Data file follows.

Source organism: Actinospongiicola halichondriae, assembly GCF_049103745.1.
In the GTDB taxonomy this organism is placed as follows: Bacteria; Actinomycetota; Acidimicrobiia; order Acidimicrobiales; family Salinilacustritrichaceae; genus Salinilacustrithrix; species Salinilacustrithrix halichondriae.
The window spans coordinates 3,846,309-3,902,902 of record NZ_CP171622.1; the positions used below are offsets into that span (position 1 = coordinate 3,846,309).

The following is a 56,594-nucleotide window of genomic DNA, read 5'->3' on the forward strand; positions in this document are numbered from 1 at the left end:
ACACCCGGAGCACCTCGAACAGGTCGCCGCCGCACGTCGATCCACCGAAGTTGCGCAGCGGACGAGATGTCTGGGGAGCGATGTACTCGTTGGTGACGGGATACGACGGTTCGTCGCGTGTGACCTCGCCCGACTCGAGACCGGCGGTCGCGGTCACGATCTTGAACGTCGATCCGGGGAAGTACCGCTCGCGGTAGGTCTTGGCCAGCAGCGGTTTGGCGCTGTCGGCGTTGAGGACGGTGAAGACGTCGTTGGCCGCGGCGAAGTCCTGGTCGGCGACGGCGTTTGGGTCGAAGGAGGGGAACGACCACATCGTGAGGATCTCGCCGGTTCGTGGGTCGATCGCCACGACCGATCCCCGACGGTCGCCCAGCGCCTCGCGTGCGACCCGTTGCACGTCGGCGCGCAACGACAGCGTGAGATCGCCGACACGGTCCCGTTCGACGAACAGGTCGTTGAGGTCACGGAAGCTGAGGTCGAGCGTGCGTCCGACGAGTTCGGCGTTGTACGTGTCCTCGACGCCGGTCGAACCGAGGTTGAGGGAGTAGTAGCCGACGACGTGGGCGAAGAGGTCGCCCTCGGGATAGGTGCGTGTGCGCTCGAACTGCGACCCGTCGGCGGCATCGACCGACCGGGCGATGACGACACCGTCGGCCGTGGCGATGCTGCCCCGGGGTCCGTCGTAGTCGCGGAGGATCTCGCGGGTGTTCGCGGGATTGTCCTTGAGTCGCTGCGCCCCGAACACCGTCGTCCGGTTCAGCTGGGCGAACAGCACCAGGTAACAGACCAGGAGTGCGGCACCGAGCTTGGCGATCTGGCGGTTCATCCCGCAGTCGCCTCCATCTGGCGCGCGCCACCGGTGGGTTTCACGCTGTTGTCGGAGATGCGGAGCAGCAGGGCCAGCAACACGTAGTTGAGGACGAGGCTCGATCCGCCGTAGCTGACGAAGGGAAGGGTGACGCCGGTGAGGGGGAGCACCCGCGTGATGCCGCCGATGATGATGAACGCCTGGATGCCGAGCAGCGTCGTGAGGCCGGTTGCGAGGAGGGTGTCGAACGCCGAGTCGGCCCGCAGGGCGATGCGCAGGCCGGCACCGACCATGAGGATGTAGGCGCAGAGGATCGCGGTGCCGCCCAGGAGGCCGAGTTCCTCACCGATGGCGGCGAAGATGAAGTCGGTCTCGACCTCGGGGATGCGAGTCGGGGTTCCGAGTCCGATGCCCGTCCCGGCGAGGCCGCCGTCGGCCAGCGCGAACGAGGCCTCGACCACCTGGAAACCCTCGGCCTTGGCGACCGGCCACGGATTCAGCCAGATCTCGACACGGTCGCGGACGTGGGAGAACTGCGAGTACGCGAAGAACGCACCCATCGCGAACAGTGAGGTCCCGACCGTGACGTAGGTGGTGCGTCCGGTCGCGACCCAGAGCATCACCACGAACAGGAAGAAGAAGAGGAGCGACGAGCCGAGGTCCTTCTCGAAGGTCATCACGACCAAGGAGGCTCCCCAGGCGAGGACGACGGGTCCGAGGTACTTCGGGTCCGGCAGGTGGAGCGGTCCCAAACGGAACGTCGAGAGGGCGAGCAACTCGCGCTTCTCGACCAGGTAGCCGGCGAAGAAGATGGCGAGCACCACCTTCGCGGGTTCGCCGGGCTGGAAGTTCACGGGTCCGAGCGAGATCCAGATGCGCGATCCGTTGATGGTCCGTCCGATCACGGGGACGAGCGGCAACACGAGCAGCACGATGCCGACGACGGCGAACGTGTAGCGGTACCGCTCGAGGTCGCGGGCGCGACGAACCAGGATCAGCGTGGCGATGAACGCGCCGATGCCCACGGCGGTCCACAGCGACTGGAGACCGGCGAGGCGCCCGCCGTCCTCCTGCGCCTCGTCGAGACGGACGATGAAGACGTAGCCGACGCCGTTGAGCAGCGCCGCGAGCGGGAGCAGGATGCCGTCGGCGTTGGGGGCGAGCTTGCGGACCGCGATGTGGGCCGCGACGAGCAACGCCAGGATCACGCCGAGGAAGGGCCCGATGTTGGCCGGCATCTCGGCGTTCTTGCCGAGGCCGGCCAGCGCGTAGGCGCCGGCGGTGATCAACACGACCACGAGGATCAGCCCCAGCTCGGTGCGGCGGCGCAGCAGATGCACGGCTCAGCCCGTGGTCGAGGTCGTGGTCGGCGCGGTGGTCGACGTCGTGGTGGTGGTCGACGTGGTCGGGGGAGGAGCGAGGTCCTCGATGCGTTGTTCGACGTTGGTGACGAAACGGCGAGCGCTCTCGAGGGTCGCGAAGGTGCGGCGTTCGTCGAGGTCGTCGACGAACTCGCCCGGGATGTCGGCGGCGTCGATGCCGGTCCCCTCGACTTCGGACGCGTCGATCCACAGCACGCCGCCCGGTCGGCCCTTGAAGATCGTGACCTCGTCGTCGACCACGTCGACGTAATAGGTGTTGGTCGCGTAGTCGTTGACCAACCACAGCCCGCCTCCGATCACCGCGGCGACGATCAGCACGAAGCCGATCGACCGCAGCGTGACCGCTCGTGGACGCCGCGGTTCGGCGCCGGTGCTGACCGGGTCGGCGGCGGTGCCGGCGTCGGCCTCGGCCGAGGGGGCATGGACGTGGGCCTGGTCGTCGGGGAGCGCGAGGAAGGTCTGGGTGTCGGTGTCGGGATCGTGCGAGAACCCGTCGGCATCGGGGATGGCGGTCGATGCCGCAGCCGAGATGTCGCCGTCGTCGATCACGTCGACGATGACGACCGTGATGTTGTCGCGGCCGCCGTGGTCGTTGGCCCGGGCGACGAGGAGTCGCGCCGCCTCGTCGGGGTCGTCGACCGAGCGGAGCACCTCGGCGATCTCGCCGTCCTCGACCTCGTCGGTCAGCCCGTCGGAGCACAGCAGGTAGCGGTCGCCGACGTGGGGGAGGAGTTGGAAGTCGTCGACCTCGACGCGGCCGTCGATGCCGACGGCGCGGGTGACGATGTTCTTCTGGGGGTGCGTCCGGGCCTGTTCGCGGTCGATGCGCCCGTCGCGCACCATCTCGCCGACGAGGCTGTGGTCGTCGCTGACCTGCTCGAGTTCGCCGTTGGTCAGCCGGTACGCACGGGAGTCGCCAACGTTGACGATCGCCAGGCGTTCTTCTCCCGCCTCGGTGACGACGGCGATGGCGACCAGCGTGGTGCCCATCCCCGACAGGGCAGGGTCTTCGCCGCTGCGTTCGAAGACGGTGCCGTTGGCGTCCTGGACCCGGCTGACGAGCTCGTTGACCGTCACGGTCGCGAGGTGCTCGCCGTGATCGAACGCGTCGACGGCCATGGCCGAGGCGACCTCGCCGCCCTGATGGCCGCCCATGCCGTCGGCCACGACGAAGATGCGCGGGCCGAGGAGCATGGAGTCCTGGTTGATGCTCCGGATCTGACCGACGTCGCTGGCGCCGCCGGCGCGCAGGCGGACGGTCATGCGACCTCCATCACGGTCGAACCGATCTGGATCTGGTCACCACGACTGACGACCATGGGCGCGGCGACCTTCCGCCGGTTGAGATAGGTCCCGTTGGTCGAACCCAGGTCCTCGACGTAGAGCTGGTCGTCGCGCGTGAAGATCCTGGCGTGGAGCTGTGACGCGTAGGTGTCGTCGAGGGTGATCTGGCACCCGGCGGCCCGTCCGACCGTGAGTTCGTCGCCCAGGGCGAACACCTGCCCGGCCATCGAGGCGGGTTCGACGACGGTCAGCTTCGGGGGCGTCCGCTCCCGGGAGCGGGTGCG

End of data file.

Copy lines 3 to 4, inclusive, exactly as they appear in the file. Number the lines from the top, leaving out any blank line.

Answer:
The window spans coordinates 3,846,309-3,902,902 of record NZ_CP171622.1; the positions used below are offsets into that span (position 1 = coordinate 3,846,309).

The following is a 56,594-nucleotide window of genomic DNA, read 5'->3' on the forward strand; positions in this document are numbered from 1 at the left end: